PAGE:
Artist Gary Garrison, who lives around the corner, on O Street, said he tries to spend weekends away from the neighborhood so he can get some sleep.

"Every evening I hear gunshots from Hanover or the alleys," said Garrison, who has lived in the neighborhood for five years. "It is useless to try and sleep. It bothers me a lot. I tell my friends that I do three things every night: Set the alarm, brush my teeth and call the police."

In response to sporadic police patrols, the dealers have spread their business into the narrow maze of alleys around Hanover Place. Enterprising sellers have blocked some of them with debris to keep police cars from entering. When police do come by on patrol they are usually spotted at a distance; the dealers vanish into alleys or vacant houses until the officers have left, and then they resume business.

During most afternoons and evenings, drug sellers stand on O Street, North Capitol Street and Hanover Place hawking their drugs to passing motorists. Some yell "half-time," referring to a small packet of cocaine that sells for $50.

Police say cocaine that they have seized on Hanover Place averages 50 percent purity, compared with about 20 percent purity in cocaine sold elsewhere in the city -- one apparent reason for the market's increasing popularity. Customers occasionally create traffic jams as they drive down the alleys leading into Hanover, honking their horns like impatient commuters at rush hour.

Harris, Garrison and other residents have complained to the police for years about the drugs, crowds and noise.

Last year, the police department mounted two campaigns, called Operation Beat It and Operation Beat It II, to rid Hanover Place of drugs. Officers occupied the tiny block, lined with boarded-up buildings and burned-out cars, for two weeks and checked every car entering the block.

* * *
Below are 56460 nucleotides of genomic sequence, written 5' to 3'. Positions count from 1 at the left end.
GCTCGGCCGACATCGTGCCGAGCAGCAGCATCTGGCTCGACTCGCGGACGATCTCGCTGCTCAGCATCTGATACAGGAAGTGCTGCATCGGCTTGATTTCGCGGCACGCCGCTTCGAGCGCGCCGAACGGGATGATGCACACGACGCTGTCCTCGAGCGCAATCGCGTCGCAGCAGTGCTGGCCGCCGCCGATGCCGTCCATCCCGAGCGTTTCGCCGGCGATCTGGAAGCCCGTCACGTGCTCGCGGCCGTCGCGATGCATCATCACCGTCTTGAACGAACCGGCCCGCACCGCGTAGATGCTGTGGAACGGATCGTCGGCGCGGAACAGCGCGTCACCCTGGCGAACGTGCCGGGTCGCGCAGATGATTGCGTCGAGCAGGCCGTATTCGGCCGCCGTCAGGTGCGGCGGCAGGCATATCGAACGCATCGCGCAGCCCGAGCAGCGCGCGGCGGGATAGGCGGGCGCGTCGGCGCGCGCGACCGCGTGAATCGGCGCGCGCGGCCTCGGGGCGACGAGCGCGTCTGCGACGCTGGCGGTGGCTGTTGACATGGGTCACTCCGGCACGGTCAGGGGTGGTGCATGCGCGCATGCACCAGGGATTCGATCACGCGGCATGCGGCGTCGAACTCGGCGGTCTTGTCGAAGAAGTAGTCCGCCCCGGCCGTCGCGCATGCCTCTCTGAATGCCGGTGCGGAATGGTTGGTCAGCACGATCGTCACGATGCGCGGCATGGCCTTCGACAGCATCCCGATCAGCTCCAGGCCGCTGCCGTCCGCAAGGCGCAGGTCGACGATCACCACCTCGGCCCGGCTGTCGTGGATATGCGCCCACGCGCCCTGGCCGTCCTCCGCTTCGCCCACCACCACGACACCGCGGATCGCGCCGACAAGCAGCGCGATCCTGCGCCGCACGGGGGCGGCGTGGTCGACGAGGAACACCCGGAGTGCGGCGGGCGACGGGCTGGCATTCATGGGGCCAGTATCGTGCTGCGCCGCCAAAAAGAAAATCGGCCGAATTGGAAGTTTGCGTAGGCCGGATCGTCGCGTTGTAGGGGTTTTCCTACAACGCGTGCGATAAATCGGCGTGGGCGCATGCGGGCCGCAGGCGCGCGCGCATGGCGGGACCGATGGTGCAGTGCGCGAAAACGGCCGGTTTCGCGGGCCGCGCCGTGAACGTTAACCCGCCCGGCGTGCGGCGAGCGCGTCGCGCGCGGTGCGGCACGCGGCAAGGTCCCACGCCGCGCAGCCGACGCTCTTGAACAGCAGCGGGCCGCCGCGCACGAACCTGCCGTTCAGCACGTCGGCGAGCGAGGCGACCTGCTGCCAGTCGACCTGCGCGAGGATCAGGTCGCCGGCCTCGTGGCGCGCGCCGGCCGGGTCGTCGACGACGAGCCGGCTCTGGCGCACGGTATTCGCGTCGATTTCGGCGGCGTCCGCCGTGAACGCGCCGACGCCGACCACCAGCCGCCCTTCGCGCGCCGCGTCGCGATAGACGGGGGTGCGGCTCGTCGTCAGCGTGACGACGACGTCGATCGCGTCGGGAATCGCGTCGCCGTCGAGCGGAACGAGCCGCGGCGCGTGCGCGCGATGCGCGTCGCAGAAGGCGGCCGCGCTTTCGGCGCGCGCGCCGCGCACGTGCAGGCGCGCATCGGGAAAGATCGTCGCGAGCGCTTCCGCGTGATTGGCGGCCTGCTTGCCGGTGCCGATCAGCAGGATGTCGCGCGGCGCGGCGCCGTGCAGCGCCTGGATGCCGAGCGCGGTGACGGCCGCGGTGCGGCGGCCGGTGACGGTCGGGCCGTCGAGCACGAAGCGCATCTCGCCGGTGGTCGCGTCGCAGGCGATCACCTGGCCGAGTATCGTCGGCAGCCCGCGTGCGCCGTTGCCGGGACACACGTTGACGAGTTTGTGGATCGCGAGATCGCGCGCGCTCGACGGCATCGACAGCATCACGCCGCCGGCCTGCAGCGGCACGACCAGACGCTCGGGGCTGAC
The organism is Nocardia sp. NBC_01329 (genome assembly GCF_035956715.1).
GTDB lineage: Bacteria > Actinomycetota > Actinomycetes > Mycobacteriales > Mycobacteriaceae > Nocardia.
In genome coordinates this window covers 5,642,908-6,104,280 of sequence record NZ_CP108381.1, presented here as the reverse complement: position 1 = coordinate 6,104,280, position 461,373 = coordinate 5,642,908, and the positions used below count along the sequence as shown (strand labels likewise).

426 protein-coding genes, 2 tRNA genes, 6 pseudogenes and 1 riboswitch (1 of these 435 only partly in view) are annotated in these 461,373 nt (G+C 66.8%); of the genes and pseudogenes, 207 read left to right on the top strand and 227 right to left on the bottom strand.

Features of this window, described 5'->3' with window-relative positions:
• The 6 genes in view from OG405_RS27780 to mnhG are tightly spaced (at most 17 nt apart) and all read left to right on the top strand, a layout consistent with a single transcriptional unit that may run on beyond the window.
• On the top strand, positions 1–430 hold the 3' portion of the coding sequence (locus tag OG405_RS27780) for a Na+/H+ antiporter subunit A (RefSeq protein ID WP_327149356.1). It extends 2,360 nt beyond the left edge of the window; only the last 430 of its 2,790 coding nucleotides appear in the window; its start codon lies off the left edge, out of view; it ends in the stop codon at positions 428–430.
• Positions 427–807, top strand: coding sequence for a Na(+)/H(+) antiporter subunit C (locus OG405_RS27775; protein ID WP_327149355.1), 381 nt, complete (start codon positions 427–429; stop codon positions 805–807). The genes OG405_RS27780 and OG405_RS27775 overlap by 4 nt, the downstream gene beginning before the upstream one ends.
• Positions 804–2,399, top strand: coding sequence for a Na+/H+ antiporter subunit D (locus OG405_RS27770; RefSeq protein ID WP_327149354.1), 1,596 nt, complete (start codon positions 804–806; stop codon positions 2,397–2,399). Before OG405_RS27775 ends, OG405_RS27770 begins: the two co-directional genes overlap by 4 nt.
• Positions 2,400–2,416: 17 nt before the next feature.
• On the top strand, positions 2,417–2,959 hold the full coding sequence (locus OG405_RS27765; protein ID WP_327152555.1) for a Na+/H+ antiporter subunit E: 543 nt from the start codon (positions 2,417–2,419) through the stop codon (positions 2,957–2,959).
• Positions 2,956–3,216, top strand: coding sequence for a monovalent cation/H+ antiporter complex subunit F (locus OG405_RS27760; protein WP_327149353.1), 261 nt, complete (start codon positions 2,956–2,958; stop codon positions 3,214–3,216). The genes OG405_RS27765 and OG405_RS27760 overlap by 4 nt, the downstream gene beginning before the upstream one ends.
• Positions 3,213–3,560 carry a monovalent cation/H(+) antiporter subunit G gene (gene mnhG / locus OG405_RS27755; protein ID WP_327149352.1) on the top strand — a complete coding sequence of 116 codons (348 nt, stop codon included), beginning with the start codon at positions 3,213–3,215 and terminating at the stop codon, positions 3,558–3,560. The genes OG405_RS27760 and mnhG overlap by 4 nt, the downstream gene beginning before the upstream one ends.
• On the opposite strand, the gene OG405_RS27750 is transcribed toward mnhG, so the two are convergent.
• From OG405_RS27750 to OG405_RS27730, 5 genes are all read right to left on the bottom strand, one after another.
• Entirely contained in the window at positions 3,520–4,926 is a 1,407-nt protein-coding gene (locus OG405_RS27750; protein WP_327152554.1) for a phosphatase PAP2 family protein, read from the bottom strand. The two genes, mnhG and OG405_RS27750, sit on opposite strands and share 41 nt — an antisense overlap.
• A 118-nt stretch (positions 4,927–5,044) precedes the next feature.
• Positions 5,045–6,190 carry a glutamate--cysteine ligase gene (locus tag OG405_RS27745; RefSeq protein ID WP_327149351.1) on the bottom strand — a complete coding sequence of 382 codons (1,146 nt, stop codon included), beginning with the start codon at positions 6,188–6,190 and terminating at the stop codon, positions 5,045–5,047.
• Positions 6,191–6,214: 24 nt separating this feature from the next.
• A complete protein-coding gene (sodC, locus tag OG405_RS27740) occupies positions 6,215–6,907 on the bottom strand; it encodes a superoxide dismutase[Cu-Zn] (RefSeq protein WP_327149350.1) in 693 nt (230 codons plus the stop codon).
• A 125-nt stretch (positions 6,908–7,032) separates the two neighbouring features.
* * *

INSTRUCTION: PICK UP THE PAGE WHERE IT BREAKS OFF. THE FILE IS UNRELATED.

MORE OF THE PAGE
The first operation, in June 1984, resulted in 35 arrests on drug charges and nearly 200 arrests on minor charges such as disorderly conduct and traffic violations. The second effort, last December, clearly labeled by police officials as a message to the drug dealers that their activity was not going unnoticed, produced about a dozen drug arrests in its first few days.

Krupo said the department plans more roadblocks and patrols on Hanover Place, but officials realize that simply occupying the block for a period of time is not enough to close down the market. The department now is focusing its efforts on shutting down the drug organizations themselves, he said.

Eric Rudd, an artist with a studio near Hanover Place, said he has watched the police operations come and go for seven years and seen the drug market come back stronger each time.

"I get battle fatigue after a while," he said. "Now they say they want to go after the big guys. I can't disagree with that, but there are residents here and children, and it's hard on all of us. At some point you say, 'I don't care about the long term. Give me the short term and get them out of here.' "